1. Data is not yet available for the selected year from Public Health England.
  2. Data is not available because the data quality is too poor to release this statistic.
  3. Data is not available as the statistic is not appropriate for this group.
  4. Data is not available because the standard error of the estimate was greater than 20% and so the estimate has been supressed.

Up to date brain tumour data

Brain tumour data may influence the decisions you make about your care. Data also helps you understand the bigger picture, or landscape, in which you find yourself.

Brain tumour data and statistics influence the focus, and work of organisations like brainstrust. The information helps us to understand the scale and impact of the problems we are setting out to solve.

This tool helps you understand the landscape in which you find yourself having been diagnosed with a brain tumour. This landscape can be particularly tricky to navigate as there are many different types of brain tumour, all of which have a different impact.

The information you see represents the most up-to-date, official, population level brain tumour data available for England. Over time we will be adding to the brain tumour data available and publishing reports, with recommendations, as a result of what we learn from this data.

The data behind this content has come from Public Health England’s National Cancer Registration and Analysis Service (NCRAS) and is a direct result of the ‘Get Data Out’ project.

This project provides anonymised population level brain tumour data for public use in the form of standard output tables, accessible here:


The number or rate (per head of population) of new cases of a disease diagnosed in a given population during a specified time period (usually a calendar year). The crude rate is the total number of cases divided by the mid-year population, usually expressed per 100,000 population.


Malignant tumours which grow by invasion into surrounding tissues and have the ability to metastasise to distant sites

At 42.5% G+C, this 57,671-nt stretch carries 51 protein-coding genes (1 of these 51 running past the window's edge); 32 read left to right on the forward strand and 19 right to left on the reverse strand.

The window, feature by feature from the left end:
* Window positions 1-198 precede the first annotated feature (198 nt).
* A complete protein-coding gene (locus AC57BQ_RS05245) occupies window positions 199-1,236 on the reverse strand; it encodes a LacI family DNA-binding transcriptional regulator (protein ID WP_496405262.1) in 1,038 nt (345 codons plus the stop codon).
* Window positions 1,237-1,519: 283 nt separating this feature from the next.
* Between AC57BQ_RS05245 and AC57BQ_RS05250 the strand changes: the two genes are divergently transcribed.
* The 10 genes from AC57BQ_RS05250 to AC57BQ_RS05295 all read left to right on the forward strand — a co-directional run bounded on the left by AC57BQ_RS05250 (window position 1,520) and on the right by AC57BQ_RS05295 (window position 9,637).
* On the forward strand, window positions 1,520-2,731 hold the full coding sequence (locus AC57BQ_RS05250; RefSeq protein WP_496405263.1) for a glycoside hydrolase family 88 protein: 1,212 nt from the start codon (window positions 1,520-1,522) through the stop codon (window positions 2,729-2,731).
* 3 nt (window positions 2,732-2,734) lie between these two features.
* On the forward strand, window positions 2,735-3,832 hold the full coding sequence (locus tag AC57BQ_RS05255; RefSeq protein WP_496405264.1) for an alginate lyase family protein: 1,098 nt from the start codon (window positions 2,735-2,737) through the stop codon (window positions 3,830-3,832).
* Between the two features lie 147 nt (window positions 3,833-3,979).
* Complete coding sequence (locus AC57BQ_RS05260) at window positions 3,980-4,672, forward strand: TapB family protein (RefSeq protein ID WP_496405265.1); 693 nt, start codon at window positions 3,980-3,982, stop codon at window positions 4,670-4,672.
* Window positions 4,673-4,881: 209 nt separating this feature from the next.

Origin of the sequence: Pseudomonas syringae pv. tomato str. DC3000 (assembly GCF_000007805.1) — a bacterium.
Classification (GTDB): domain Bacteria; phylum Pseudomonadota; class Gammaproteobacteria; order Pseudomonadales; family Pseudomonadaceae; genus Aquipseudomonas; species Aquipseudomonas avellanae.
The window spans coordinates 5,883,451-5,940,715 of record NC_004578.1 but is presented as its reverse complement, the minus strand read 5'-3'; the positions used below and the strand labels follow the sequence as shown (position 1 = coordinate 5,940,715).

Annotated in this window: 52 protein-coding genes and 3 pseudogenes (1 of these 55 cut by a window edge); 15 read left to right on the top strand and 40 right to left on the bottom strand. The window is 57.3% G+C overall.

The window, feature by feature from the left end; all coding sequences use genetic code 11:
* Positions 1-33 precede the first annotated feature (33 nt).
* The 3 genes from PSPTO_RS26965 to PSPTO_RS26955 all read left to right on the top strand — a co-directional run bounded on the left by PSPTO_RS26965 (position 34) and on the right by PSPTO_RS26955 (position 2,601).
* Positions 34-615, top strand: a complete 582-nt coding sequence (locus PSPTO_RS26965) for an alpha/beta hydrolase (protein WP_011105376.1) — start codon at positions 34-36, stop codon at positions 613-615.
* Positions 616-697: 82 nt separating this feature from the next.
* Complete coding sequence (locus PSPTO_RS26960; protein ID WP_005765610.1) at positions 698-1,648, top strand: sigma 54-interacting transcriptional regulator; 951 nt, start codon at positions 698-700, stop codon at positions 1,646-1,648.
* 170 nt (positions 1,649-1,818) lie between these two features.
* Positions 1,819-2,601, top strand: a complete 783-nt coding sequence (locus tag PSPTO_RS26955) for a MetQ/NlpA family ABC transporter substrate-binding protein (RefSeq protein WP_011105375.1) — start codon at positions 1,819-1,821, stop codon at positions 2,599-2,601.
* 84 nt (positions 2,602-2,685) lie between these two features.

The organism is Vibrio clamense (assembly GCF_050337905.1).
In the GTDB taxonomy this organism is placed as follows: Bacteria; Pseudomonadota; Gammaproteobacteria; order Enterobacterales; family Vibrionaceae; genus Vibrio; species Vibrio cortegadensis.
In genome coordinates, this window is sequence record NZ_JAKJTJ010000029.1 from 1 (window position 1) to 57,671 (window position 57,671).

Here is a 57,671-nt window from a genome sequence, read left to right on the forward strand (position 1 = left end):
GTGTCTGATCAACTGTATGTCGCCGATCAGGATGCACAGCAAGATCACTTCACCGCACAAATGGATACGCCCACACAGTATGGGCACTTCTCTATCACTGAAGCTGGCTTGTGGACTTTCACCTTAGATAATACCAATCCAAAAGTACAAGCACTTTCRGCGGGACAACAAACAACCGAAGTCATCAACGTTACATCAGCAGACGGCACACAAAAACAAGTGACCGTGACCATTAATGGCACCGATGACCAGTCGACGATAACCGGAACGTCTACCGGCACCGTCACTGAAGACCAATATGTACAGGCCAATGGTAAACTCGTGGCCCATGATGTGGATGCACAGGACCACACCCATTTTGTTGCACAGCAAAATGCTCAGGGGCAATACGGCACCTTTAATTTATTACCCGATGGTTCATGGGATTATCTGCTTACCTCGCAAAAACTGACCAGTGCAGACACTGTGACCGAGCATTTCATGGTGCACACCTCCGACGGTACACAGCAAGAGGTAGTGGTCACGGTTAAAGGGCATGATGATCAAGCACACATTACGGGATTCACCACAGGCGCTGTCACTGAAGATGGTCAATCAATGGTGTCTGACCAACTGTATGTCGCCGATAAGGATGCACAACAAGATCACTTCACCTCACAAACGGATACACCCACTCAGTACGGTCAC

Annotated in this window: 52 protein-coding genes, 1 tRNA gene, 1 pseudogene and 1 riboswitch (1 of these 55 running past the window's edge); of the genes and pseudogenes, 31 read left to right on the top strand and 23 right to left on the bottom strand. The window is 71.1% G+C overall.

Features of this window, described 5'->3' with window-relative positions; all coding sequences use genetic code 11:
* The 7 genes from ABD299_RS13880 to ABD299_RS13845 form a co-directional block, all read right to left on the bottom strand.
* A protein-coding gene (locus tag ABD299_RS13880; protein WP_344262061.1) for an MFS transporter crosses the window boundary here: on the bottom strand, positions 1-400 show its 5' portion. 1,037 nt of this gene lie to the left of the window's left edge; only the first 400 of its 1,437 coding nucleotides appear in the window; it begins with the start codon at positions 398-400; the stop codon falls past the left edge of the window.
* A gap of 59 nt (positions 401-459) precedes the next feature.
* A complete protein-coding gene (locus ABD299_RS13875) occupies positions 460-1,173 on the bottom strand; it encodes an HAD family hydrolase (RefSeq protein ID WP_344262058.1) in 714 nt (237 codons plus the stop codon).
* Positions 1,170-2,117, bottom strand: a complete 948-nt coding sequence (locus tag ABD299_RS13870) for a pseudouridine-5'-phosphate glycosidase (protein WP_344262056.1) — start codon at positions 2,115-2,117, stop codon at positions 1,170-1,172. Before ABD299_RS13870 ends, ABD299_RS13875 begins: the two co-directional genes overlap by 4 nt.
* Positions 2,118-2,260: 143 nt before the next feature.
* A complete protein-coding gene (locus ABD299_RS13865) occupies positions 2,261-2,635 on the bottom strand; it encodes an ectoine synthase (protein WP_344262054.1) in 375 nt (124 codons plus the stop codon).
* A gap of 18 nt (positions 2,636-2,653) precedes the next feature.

The number or rate (per head of population) of deaths in a given population during a specified time period (usually a calendar year). The crude rate is the total number of deaths divided by the mid-year population, usually expressed per 100,000 population.


Not cancerousNon-malignant tumours may grow larger but do not spread to other parts of the body.


The length of time from the date of diagnosis for a disease, such as cancer, that patients diagnosed with the disease are still alive. In a clinical trial, measuring the survival is one way to see how well a new treatment works. Also called ‘overall survival’ or ‘OS’.

Routes to Diagnosis

Under the ‘Routes to Diagnosis’ tab in the Brain Tumour Data Dashboard, you can explore the ways patients have been diagnosed with brain tumours. There are many ways, or routes, for cancers to be diagnosed in the NHS. A ‘route to diagnosis’ is the series of events between a patient and the healthcare system that leads to a diagnosis of cancer. The routes include:

  1. Two Week Wait

Patients are urgently referred by their GP for suspected cancer via the Two Week Wait system and are seen by a specialist within 2 weeks where they are diagnosed.

  1. GP referral

Diagnosis via a GP referral includes routine and urgent referrals where the patient was not referred under the Two Week Wait system.

  1. Emergency Presentation

Cancers can be diagnosed via emergency situations such as via A&E, emergency GP referral, emergency transfer or emergency admission.

  1. Outpatient

Outpatient cancer diagnoses include diagnoses via an elective route which started with an outpatient appointment that is either a self-referral or consultant to consultant referral. (It does not include those under the Two Week Wait referral system).

  1. Inpatient elective

Diagnosis via an inpatient elective route is where diagnosis occurs after the patient has been admitted into secondary care from a waiting list, or where the admission is booked or planned.

  1. Death Certificate Only

Diagnoses made by Death Certificate Only are made where there is no more information about the cancer diagnosis other than the cancer related death notifications. The date of diagnosis is the same as that of the date of death.

  1. Unknown

For some patients with a cancer diagnosis, there is no relevant data available to understand the route to diagnosis.


More information

If any of the statistical terms in this section of the brainstrust website are hard to understand, we recommend looking them up here:

Cancer Research UK’s Cancer Statistics Explained

If you are looking for help understanding terms relating specifically to brain tumours, and treatment, then the brainstrust glossary is available here: